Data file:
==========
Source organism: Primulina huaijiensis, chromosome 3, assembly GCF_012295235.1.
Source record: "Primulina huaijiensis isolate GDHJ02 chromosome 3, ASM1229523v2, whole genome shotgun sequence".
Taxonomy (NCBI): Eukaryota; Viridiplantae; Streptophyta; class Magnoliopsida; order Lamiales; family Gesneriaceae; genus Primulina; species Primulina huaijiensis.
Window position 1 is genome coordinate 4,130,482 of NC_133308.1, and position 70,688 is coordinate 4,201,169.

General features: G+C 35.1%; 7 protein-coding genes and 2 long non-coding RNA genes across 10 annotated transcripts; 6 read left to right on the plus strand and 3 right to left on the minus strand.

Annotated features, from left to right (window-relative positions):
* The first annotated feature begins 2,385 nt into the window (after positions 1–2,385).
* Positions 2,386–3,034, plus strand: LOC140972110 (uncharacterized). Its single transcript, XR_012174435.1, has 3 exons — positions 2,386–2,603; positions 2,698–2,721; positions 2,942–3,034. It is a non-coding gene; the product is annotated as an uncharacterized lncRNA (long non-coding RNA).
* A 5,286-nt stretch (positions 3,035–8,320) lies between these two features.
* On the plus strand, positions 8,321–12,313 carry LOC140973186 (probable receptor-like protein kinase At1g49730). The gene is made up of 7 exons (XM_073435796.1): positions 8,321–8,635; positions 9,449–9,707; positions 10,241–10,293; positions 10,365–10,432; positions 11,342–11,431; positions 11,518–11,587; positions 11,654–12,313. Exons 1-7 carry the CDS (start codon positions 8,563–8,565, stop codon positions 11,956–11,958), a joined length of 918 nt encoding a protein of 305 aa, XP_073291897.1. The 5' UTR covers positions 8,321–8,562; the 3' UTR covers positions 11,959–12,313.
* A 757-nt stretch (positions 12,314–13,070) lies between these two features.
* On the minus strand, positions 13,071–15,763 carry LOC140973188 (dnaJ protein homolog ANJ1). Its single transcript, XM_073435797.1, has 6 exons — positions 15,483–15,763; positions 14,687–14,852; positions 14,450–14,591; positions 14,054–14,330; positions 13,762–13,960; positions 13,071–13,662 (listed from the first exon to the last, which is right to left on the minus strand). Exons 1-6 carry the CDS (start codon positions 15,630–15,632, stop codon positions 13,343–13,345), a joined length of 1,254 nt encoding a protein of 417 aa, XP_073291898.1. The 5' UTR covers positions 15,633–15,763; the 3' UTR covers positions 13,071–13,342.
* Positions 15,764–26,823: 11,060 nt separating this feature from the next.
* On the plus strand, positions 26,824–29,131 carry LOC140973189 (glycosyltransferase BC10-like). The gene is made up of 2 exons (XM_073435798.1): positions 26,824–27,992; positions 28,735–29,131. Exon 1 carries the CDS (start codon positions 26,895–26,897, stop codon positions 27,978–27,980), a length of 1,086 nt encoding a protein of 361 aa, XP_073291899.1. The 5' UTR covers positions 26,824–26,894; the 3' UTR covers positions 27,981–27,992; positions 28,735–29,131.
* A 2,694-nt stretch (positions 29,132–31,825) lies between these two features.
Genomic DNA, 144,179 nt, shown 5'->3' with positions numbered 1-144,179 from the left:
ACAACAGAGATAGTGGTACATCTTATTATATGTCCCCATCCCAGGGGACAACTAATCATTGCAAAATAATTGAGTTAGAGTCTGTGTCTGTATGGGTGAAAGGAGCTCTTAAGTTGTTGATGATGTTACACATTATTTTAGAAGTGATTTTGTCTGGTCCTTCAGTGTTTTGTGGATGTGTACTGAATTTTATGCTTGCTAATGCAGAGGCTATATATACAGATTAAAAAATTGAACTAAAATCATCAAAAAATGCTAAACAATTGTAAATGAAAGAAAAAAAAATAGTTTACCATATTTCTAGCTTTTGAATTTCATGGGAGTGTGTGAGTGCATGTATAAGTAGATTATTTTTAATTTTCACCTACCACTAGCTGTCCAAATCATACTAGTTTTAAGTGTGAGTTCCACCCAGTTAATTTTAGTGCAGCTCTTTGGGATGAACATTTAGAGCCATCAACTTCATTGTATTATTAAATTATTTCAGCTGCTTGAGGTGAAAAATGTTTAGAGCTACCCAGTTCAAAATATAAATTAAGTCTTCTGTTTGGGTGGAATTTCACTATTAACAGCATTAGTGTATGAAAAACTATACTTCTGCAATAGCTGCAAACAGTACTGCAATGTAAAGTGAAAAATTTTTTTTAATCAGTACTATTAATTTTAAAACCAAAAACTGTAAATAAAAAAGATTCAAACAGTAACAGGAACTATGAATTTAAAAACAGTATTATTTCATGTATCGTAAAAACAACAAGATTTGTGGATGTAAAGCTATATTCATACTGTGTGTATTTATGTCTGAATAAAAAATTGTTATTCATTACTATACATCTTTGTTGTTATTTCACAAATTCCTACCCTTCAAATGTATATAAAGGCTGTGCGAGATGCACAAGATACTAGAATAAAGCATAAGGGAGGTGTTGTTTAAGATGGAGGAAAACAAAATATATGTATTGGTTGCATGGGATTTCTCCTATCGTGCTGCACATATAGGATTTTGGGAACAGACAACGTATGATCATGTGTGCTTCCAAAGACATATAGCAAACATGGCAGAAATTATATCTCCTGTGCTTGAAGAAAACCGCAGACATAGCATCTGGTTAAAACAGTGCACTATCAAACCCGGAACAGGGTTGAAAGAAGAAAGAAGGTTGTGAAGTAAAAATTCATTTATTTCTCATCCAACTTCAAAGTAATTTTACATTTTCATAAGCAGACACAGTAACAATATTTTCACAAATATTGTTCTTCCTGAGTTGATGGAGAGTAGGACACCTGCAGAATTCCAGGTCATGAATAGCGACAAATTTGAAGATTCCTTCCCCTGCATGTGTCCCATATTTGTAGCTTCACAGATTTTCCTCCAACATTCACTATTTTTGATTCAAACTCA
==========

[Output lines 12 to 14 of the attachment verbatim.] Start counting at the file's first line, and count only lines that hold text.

* On the minus strand, positions 13,071–15,763 carry LOC140973188 (dnaJ protein homolog ANJ1). Its single transcript, XM_073435797.1, has 6 exons — positions 15,483–15,763; positions 14,687–14,852; positions 14,450–14,591; positions 14,054–14,330; positions 13,762–13,960; positions 13,071–13,662 (listed from the first exon to the last, which is right to left on the minus strand). Exons 1-6 carry the CDS (start codon positions 15,630–15,632, stop codon positions 13,343–13,345), a joined length of 1,254 nt encoding a protein of 417 aa, XP_073291898.1. The 5' UTR covers positions 15,633–15,763; the 3' UTR covers positions 13,071–13,342.
* Positions 15,764–26,823: 11,060 nt separating this feature from the next.
* On the plus strand, positions 26,824–29,131 carry LOC140973189 (glycosyltransferase BC10-like). The gene is made up of 2 exons (XM_073435798.1): positions 26,824–27,992; positions 28,735–29,131. Exon 1 carries the CDS (start codon positions 26,895–26,897, stop codon positions 27,978–27,980), a length of 1,086 nt encoding a protein of 361 aa, XP_073291899.1. The 5' UTR covers positions 26,824–26,894; the 3' UTR covers positions 27,981–27,992; positions 28,735–29,131.